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Tire Pressure Sensors

Discussion in '2nd Gen. Tacomas (2005-2015)' started by Will Ennis, Mar 14, 2021.

  1. Mar 14, 2021 at 10:21 AM
    #1
    Will Ennis

    Will Ennis [OP] New Member

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    I have a 2013 TRD Sport but swapped wheels and tires with someone who had a Texas edition. Now my tire sensor light is on and the pressure is fine. Is this a CPU thing or can I just find the sensors online and have them swapped out?
     
  2. Mar 14, 2021 at 10:39 AM
    #2
    rphillips

    rphillips Well-Known Member

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    I'd guess they just will need reprogramming. Owners manual shows how you can reprogram for different tire pressure. Or a (Honest) tire shop can reprogram if your Taco needs to be programmed for these sensors. Been there, done that.
     
  3. Mar 14, 2021 at 10:57 AM
    #3
    Muddinfun

    Muddinfun Well-Known Member

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    Here's how it works. The sensors are 1 way communication. The truck listens to the information being sent to it by the sensors. The truck only listens to sensors it's been programmed to listen to. Let's call them Bob, Jake, Johnny, and Rafael. So, each sensor tells the truck what pressure is in the tire. Let's say they're all at 32. When you push the button, the truck learns that 32 is normal pressure and keeps the light off. Now, 1 morning Johnny is on a bad hangover and tells the truck he's only at 25PSI. The truck turns on the light to let you know. You give Johnny some pepto bismal(air), the truck is happy and turns out the light. On your way to work, there's a Tacoma beside you at the light with a low tire. That sensor is named Brittany. Your trucks light doesn't come on because your truck doesn't listen to Brittany.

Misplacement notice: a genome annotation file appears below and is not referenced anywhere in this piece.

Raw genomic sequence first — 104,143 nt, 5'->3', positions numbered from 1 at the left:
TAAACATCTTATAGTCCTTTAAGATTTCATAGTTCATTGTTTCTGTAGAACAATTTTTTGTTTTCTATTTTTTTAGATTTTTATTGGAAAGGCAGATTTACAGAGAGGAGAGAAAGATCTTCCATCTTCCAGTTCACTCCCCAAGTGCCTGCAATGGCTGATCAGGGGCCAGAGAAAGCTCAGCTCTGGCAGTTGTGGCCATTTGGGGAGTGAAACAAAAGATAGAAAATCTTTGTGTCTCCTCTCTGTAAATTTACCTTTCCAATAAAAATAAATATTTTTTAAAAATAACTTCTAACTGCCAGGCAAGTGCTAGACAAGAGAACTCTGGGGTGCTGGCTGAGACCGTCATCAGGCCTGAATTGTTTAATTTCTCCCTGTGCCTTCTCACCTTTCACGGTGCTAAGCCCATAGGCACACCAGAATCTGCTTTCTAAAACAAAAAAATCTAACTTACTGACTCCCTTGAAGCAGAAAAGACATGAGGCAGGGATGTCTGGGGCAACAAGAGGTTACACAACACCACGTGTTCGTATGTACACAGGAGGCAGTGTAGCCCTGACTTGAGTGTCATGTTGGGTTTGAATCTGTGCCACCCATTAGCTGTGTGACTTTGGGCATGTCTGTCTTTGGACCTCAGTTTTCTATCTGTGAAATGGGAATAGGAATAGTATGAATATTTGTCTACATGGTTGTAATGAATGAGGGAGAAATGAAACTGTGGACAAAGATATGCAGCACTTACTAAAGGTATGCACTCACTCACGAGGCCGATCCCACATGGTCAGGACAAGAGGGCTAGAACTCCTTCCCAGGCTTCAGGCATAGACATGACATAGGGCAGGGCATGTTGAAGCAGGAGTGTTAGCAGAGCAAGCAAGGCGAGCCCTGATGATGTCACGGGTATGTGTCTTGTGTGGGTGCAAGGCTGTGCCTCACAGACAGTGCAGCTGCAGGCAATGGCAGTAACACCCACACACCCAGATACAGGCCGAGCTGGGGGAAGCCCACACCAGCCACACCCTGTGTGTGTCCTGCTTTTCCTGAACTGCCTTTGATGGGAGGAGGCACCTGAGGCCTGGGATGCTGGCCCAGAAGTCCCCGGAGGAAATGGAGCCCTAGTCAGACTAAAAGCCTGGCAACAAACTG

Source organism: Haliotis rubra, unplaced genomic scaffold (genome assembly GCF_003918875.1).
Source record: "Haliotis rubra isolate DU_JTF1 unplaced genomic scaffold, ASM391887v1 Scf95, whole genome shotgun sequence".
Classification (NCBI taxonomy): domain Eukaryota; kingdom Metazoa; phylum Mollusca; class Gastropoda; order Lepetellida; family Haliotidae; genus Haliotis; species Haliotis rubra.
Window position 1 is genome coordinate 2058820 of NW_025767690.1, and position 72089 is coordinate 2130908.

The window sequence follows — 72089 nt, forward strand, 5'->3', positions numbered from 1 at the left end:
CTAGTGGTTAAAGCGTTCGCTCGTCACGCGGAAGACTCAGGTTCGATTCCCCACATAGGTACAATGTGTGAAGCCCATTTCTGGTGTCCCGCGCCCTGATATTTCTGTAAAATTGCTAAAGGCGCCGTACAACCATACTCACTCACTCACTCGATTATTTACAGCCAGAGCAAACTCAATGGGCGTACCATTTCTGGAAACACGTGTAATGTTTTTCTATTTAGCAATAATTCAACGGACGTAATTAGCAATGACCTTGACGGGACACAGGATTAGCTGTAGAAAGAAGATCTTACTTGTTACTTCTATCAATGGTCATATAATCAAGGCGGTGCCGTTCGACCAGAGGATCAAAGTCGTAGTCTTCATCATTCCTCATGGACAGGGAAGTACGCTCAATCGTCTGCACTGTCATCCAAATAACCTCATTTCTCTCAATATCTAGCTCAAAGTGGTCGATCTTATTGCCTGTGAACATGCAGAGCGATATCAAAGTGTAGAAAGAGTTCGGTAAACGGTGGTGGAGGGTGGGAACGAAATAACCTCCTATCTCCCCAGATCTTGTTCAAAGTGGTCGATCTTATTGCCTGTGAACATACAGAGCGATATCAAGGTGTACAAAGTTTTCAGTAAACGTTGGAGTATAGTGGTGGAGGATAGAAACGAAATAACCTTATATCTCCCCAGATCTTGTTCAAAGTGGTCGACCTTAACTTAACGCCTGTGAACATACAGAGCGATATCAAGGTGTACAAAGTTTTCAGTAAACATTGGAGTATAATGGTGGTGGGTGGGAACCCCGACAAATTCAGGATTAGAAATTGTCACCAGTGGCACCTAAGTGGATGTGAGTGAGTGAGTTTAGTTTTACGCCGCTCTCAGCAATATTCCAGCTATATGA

So, when you get new sensors, there's 2 ways to make the truck happy.
    1. Pull new OEM or aftermarket OEM type sensors off the shelf and program the truck to listen to them. Now thetruck only listens to George, Paul, John, and Ringo. This programming can only be done by plugging into the truck OBD2 connector.

    2. There are aftermarket sensors thathave no name. It's like adopting a puppy at the shelter. Your dog Bob crosses over the rainbow bridge. You go to the shelter and adopt a new puppy and name himBob. (The tire shop programs the nameless sensor to say, "Hi, my name is Bob") Now your truck still listens to Bob. Your truck isn't smart enough to realize it's a different Bob. He thinks it's the same old Bob, and is content andpatiently waiting for Bob to go on adrinking binge.
     
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  4. Mar 14, 2021 at 1:09 PM
    #4
    Knute

    Knute Well-Known Member

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    Well.....that sure muddled things up.

    Your truck needs to be programed to recognize the Texas sensors. Do you have the codes from the sensors in the Texas tires?

    A local tire store could set you up for a fee to program the truck.
     
  5. Mar 14, 2021 at 1:15 PM
    #5
    vssman

    vssman Rocket Engineer

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    ^^^ this.

    To complicate it further, if you take 3rd gen sensors and try them on 2nd gen it won’t work because they are on different frequencies. Akin to trying to have the truck understand what Roberto, Joao, Raul, Miguel are saying when it doesn’t speak that language.
     
    Muddinfun likes this.
  6. Mar 14, 2021 at 2:45 PM
    #6
    Marshall R

    Marshall R Well-Known Member

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    Your truck is 8 years old. Sensors typically last 7-10 years although they sometimes last longer. If the new wheels and tires are newer than 8 years old you may be fine for a while longer. But if the wheels are 2013 or older chances are good you'll need new sensors before you wear out the next set of tires. You can buy new sensors off Amazon for about $20 each. If you have them installed with new tires there is no additional cost. If you have them installed with existing tires most tire shops will charge about $10 each.

    It wouldn't hurt to go ahead and buy new sensors if they're over about 7-8 years old. Especially if the tire store is going to charge you to relearn them anyway.

    Amazon.com: MORESENSOR Signature Series 315MHz TPMS Tire Pressure Sensor 4-Pack | Preprogrammed for Select 270+ Japanese Brand Models | Replacement for 42607-33011 | Clamp-in | NX-S008-4-TOY: Automotive
     
  7. Mar 14, 2021 at 6:06 PM
    #7
    Steve721

    Steve721 Well-Known Member

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    That was the first I had heard of sensors coming from a 3rd gen truck and putting them into a 2nd gen truck being a problem.
     

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